with the pilotage watch above described, those graduations on the tape 30 which correspond to the differently marked or contrasted distance graduations of the pilotage watch are marked the same as the latter graduations in order to obtain the same contrast in the appearance of both graduation groups. Thus, in the example shown, every tenth graduation cm on the tape 30, corresponding to a mile interval, is colored red. the same as the corresponding graduation 24a, of the pilotage watch l0, and the intermediate fifth graduations 3") on the same tape, corresponding to 50 mile intervals, are colored green, the same as the corresponding graduations 24b of the pilotage watch.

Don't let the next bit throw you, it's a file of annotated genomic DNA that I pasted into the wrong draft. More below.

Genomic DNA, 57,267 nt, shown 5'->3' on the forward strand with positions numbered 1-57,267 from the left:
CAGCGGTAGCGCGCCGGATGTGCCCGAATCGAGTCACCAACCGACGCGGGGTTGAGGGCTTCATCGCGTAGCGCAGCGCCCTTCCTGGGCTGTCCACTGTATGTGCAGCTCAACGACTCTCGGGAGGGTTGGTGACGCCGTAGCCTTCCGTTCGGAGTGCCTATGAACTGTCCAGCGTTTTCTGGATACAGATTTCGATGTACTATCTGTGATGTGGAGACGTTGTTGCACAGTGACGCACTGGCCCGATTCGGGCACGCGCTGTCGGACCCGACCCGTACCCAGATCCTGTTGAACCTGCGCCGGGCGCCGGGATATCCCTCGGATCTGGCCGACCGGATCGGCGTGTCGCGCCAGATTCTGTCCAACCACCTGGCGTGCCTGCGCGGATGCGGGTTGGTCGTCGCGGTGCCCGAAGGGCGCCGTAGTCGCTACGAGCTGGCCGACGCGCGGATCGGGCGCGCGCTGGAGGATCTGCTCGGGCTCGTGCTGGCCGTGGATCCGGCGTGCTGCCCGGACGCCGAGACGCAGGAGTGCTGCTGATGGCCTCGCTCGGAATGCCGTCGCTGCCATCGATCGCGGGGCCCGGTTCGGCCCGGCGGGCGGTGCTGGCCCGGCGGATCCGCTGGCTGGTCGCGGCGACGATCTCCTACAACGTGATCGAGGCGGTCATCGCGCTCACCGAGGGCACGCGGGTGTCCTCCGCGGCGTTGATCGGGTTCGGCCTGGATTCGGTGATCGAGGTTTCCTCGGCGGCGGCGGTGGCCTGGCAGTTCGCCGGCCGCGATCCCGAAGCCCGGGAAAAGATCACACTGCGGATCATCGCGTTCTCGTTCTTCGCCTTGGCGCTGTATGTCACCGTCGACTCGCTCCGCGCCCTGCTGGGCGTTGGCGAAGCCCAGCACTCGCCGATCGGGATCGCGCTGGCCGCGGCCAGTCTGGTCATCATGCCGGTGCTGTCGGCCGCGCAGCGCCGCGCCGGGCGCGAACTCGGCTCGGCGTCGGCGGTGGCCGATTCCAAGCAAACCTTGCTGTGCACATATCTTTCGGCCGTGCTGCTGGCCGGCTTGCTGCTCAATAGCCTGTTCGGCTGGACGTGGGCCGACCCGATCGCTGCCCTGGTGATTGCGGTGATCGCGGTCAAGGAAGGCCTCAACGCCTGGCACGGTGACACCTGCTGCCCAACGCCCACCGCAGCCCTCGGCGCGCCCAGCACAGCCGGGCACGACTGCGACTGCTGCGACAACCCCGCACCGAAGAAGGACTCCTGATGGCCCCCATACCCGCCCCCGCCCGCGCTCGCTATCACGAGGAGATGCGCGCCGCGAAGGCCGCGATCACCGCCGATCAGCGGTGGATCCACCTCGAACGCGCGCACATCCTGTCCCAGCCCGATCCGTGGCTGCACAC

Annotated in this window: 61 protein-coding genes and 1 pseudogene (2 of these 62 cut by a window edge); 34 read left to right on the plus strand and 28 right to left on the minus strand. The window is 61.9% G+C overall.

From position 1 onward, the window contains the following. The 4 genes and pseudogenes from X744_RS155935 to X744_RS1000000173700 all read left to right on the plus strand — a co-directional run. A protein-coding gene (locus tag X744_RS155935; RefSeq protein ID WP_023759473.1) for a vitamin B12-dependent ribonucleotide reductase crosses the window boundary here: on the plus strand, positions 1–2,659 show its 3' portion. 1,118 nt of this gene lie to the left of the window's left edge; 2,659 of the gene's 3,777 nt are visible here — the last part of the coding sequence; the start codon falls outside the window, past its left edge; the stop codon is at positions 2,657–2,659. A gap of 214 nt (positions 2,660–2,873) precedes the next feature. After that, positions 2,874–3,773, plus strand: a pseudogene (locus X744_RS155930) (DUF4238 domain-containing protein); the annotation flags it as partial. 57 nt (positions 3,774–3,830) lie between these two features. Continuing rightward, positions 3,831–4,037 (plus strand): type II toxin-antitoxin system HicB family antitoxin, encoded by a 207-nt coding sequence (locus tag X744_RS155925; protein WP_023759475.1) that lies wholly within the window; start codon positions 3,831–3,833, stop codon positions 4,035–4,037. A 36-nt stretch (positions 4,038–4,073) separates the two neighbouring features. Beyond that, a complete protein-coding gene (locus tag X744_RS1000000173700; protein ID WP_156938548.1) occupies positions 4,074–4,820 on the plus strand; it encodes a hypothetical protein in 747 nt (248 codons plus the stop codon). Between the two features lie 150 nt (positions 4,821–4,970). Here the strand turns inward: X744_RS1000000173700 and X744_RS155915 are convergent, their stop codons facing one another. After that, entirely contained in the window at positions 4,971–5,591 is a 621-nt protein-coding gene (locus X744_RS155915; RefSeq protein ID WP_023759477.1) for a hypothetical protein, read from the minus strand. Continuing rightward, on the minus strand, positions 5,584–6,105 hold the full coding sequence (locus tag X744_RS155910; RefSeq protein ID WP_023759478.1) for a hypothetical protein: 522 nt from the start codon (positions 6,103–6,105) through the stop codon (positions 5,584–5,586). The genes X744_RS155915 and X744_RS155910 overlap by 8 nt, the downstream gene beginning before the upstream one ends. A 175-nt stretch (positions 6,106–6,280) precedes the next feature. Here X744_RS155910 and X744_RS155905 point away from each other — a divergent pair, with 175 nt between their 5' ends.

Preferably prior to an intended flight from a large city A to a smaller city B (Fig. 6) the pilot sticks the tape 30, or whichever length thereof is required, to the map case 33 (or, if preferred, directly to the map), so that a red graduation on said tape is opposite the point of departure A on the map 32 and the tape itself is in line with, and connects, the points of departure and destination on said map. When the pilot, after having first set his pilotage watch in accordance with an estimated ground speed of 100 miles per hour, for instance (Fig. 7), passes over the juncture C of two highways, he need merely observe whether the distance graduation 24 on his watch, corresponding to the 40 miles graduation on the tape 30 opposite the juncture C on the map, is just then traversed by the minute hand 23. If this is the case, he knows that his watch is correctly set. If this is not the case, he will correct the setting of his watch, as explained. The pilot may as readily recheck his watch when passing over the tip of a lake D and a town E, for instance (Fig. 6), and verify the ground speed indicated by his watch or correct the same in accordance with the actual ground speed if the same has in the meantime changed due to favorable or unfavorable wind conditions, for instance. If the pilot has correctly set his watch either initially or over the juncture C of the two highways, and the actual ground speed did not change, the minute hand 23 will reach the dash-line positions 23?) and 230 and the dot-and-dash line position 23d when the plane passes over the tip of the lake D and over the town E, and reaches the destination point B, respectively. In accordance with one feature of the invention, the adhesive employed for coating the tape is of the nonhardening type commonly used on so-called Scotch Tape. If such an adhesive is used, the tape, after it has served its purpose, can be readily removed from the map case; or, if the tape is directly attached to the map, it can be as readily removed from the latter without in any way damaging the surface of the latter. Thereafter the same or another length of tape can be applied to the map in accordance with another course, and subsequently removed, and this procedure can be repeated indefinitely while leaving the map in substantially its original condition, thereby greatly prolonging its life.